Searching for the Other Side

This Afternoon
Town Square 
Sonoma, California
I won\’t pretend today was easy. Sometimes it seems I am feeling more pain than I did the first few days after Scott\’s death. Sometimes, I fear I will lose people with all of this pain. But. That is not the point. It is not the point to worry or fear about how my grief expands and deepens, what my process looks like or how it affects those who can bear to be around me now.
“The artist, and particularly the poet, is always an anarchist in the best sense of the word. He must heed only the call that arises within him from three strong voices: the voice of death, with all its foreboding, the voice of love and the voice of art.”

― Federico García-Lorca
Grief is deeply personal. It is as individual as the person experiencing it. 

I would be doing an incredible disservice to those who are grieving, who have grieved, and for those of us missing Scott painfully to hide my pain in all of this. To cover it up and pretend to you that it\’s okay, to have all the answers, to know what the big picture is in all of this.
I am on a search like so many of us to find answers to our suffering. To understand what this mystery and journey is all about and I promise to share my experience. 
This afternoon, it helped to go outside. I wasn\’t excited or looking forward to the walk without Scott. I had to push myself to do it. Walking the town square in Sonoma, I felt numb and pain and numb and pain.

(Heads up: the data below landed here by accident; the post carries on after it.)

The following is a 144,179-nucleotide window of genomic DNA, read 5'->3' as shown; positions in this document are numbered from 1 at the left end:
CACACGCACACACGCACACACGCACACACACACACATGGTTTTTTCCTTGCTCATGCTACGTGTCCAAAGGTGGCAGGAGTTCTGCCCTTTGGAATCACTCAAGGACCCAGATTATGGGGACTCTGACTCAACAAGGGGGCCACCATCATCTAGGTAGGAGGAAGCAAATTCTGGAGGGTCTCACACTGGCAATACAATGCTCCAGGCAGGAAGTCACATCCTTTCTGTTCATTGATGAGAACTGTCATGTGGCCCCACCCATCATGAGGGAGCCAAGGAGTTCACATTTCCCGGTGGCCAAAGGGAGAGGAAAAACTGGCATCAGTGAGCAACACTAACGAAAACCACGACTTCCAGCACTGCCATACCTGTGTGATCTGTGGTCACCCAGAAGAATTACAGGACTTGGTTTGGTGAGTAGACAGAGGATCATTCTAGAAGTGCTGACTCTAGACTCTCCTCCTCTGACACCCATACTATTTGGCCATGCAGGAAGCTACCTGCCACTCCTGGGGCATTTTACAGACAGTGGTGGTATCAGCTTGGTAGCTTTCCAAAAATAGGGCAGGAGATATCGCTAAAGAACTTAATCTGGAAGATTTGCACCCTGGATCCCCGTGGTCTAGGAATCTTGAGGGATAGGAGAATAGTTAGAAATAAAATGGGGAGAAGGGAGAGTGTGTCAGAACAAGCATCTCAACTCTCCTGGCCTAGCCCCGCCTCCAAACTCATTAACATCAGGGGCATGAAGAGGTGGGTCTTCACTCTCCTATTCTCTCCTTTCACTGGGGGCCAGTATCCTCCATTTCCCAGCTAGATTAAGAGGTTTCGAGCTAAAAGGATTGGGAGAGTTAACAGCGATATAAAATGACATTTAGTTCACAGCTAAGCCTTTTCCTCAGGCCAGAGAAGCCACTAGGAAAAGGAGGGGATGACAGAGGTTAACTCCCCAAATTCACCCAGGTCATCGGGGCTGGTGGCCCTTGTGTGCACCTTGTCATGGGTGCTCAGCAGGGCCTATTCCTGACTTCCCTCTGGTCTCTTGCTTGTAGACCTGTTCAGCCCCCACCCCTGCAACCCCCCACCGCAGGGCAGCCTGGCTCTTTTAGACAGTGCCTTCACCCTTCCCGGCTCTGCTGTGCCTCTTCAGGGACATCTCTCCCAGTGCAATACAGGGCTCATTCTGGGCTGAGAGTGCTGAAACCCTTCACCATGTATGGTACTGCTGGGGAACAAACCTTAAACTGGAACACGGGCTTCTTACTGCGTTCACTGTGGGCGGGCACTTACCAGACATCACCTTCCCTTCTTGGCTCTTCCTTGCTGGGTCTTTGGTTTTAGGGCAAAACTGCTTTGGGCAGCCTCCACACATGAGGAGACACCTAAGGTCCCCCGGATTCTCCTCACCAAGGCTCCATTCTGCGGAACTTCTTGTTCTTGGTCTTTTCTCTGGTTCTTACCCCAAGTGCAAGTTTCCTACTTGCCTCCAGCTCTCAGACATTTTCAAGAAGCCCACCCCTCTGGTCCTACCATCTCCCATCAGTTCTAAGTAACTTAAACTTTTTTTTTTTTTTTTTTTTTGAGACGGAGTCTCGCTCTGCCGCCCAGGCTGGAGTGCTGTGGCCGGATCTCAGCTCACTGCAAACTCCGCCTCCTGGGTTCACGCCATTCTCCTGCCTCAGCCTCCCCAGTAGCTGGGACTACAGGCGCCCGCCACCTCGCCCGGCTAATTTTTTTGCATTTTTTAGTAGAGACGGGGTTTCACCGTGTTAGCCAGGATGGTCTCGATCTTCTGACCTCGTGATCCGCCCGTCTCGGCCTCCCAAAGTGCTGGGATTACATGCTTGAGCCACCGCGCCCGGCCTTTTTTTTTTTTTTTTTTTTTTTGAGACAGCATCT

I window shopped with zero interest in anything material. Finally, walking through the park, I found the pond and the ducks.
The pond, the fountain and the ducks lifted my spirits. The ducks with emerald green heads, dived down head first in the soupy water searching for food with their cute feathered rumps up in the air, they zipped this way and that in teams of four and six and back to four again across the pond like a waterfowl ballet.  They softly quacked an alarm to each other, a grumbling pack of ducks vocalizing their discontent as a black and white boxer type dog walked by on a leash. The whole flock taking off with their carrot colored paddle feet propelling them forward around the fountain to the other side of the pond until the dog disappeared to the other side of the park.
So much life in such a small cement space edged in a tiny square in the middle of a town park.
After the park, at home, I made a small plate of tapas and poured a glass of red wine. And planned a trip to the country where my grandparents were born, where blood, pain, and guts are part of the culture seeped into the art, poetry and stories like a bull dying in the pit of an arena.
It is time for me go to a place I can properly grieve. Spain. And so plans are being written for Spring early Summer 2021 in hopes the fates open the door for me to go.
The Spaniard Poet Garcia Lorca from his poem 
Three Tragedies

\”My head is full of fire
and grief and my tongue
runs wild, pierced
with shards of glass\”
-Federico Garcia Lorca

Published by As the Road Wanders

Travel Blogger and Traveler

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